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Opportunity Cost
1. The opportunity cost of any choice is what we give up when
we make that choice
2. The opportunity cost of any good or service is its value in its
next best alternative use.
3. Opportunity cost is defined as the next best alternative
given up by making a choice.
1. Businessman who hires a maid to clean his house so he has
time to do more consulting in the evening
2. Woman who is considering whether to stay home and take
care of her children or work at a job paying $9.50 per hour
and hire a baby sitter
Opportunity cost cont..
• Business apply opportunity cost and tend to
call it economic cost.
• Costs exists in general because scarce
resources compete for different uses.
ie Total revenue= economic profit-opportunity
Opportunity cost cont..
• The key to see the how business see the
opportunity cost is to understand the concept
of economic profit.
• For business the economic profit is the
amount of money made after deducting both
explicit and implicit costs.
• Generally business need to earn revenue in
excess of its opportunity cost for the benefits
to accrue the owners of the business.
Opportunity cost cont..
• For example you have two job opportunities.
That is work as a mechanic and get paid $50 a
day or work as bartender and earn $25 a day.
• So what are you giving up by working as a
bartender versus working as a mechanic?
• Opportunity cost=
what you sacrifice/what you gain
Opportunity cost cont..
• In other words you face a trade-off between
working as a bartender or as a mechanic.
• Since there are certain number of working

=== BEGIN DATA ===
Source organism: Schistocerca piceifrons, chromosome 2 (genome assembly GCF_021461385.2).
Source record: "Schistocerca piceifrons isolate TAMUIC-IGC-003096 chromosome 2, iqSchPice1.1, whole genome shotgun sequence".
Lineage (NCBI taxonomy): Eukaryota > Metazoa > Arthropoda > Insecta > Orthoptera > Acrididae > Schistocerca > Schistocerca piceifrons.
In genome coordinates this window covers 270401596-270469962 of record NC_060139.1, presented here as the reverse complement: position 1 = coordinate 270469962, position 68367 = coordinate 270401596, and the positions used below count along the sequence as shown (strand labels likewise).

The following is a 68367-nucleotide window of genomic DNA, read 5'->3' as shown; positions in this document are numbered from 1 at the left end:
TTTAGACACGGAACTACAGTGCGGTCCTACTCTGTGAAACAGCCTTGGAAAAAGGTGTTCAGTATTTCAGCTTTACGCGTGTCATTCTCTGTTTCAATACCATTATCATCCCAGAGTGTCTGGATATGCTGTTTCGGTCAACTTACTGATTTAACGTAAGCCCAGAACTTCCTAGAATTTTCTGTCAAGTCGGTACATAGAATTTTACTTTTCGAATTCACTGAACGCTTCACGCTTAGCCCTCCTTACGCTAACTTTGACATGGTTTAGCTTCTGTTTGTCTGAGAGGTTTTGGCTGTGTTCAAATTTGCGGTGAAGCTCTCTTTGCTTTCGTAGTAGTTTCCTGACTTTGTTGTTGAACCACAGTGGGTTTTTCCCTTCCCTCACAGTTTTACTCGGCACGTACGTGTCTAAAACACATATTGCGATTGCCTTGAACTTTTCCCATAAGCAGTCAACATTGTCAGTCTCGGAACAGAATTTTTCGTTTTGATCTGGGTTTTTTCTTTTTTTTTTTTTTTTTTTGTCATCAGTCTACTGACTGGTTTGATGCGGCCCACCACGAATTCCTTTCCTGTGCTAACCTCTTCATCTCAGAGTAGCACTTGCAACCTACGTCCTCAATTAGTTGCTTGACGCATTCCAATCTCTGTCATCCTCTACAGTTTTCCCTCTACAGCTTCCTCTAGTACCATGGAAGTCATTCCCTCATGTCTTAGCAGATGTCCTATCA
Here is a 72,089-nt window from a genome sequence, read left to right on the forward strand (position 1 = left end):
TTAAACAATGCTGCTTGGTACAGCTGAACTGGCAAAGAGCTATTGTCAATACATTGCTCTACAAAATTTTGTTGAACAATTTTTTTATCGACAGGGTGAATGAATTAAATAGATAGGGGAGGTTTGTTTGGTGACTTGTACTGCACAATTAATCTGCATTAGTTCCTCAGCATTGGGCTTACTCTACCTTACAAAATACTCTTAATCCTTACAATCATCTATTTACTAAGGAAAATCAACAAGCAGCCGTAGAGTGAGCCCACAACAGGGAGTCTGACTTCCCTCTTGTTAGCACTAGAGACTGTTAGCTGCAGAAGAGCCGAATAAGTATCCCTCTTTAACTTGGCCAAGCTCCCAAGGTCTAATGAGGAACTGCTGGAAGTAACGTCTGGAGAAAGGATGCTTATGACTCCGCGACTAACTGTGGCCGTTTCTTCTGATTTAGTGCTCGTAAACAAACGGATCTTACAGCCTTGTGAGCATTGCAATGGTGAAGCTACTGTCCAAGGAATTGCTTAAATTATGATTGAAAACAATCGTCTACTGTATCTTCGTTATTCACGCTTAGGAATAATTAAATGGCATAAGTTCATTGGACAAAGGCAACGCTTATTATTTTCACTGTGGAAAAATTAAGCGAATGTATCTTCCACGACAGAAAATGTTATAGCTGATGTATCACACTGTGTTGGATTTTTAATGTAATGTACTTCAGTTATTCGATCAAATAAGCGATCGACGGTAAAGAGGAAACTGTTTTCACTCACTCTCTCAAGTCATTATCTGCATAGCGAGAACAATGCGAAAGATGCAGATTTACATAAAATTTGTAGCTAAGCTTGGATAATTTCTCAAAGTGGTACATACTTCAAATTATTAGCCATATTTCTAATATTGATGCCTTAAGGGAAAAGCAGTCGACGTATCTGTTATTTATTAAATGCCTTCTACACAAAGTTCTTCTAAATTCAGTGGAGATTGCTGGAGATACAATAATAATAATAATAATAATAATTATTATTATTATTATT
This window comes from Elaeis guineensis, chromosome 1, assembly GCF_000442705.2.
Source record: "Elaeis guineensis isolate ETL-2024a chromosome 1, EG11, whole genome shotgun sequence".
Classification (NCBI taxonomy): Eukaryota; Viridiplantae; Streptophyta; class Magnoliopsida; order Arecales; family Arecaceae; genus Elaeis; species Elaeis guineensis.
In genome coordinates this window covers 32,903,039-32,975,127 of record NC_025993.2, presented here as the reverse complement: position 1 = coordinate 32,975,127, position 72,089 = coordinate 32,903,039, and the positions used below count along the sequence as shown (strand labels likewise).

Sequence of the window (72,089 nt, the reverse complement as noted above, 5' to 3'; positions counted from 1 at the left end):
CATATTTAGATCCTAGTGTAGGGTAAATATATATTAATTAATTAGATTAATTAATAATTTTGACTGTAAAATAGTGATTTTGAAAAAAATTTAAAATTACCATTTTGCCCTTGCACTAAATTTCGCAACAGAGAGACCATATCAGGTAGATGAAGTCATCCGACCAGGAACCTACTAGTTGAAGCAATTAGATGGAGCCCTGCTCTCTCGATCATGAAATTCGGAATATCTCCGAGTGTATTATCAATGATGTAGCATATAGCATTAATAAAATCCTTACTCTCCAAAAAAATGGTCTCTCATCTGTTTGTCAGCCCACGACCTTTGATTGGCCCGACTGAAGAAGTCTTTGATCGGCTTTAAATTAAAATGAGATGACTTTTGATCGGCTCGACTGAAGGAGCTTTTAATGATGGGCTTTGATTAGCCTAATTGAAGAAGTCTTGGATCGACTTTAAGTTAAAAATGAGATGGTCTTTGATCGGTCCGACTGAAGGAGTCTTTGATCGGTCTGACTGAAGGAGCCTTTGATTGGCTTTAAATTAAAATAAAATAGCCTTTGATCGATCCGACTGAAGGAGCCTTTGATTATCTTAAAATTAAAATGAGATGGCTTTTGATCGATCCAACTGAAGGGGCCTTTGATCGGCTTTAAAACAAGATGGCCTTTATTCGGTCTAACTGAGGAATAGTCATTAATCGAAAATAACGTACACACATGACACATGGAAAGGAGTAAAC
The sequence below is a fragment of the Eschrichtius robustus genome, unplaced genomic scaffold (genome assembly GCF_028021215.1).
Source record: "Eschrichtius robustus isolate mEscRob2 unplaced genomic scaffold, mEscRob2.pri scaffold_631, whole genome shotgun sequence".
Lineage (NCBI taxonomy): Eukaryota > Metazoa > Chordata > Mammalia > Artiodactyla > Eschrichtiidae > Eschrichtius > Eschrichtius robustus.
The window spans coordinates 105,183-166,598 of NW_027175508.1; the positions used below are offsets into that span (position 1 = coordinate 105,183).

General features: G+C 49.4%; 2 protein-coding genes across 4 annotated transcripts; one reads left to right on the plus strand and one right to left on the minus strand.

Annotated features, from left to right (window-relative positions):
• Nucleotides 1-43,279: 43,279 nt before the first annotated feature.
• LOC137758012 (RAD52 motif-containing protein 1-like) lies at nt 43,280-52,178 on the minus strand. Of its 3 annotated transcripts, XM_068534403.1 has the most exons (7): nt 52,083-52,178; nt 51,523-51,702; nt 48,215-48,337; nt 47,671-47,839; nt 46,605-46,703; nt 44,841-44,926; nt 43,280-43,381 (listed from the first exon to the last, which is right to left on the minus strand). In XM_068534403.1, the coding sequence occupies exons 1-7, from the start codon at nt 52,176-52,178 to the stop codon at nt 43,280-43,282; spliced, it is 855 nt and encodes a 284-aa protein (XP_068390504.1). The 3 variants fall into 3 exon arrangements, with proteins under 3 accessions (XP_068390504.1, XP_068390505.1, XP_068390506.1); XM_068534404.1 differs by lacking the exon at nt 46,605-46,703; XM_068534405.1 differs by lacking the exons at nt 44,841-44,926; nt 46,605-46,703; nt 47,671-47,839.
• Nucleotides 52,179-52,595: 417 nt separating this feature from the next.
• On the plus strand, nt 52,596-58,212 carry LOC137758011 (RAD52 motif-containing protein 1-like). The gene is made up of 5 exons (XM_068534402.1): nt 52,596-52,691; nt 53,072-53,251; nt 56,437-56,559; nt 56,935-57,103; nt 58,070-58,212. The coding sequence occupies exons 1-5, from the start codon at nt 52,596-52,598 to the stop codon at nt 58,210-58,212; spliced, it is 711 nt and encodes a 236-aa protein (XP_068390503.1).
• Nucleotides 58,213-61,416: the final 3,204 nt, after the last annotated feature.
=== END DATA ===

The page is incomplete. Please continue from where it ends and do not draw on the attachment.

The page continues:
hours a day, time is the scarce resource, this
scarcity limits the amount of total production
and hence in limits you in the job you ought to
Allocative efficiency
• Allocation efficiency is a situation in which the
quantities of goods/services produced are those
that people value most highly.
• It is not possible to produce more of a good or
service without giving up some of another good
that people value more highly.
Two conditions for Allocative Efficiency:
1. Production efficiency—producing on the PPF.
2. Producing at the highest value point on the PPF.
Production Possibilities Frontier (PPF)
• The production possibilities frontier is a tool for
illustrating the problem of scarcity and its
• PPF is a curve depicting all maximum output
possibilities for two goods, given a set of inputs
(resources and other factors).
• PPF is a curve that measures the maximum
combination of outputs that can be obtained with a
given number of inputs.
The PPF brings three features of production into sharper
1. Attainable and unattainable combinations
2. Efficient and inefficient production.
3. Tradeoffs and free lunches.
Assumptions in PPF
1.Only 2 products produced
2.Resources are fixed.
3.The state of technology is fixed: • Technology is the application of scientific
or other types of know-how to practical
• Improved technology enables us to
produce more with the same resources
Two products (CDs and Bottle of
Attainable and Unattainable Combinations
Production efficiency
• Based on the concept of PPT, production
efficiency occurs when an organization cannot
produce/offer more of one product/service
without producing/offering less of the other.
• Necessary condition for production efficiency
1.Full employment of all available factors of
production; and
2.Each resource is employed in the task in which
it performs comparatively better than other
Tradeoff and Free lunch
• Economists say “there is no free lunch” from
society’s point of view. Preparing the lunch took
resources that could have been used to produce
something else.
• But if you can produce more with the same resource
is like you getting free lunch.
• Every choice along the PPF involves a tradeoff—we
must give up something to get something else
- For instance, we must give up some bottles to get
more CDs or give up some CDs to get more bottles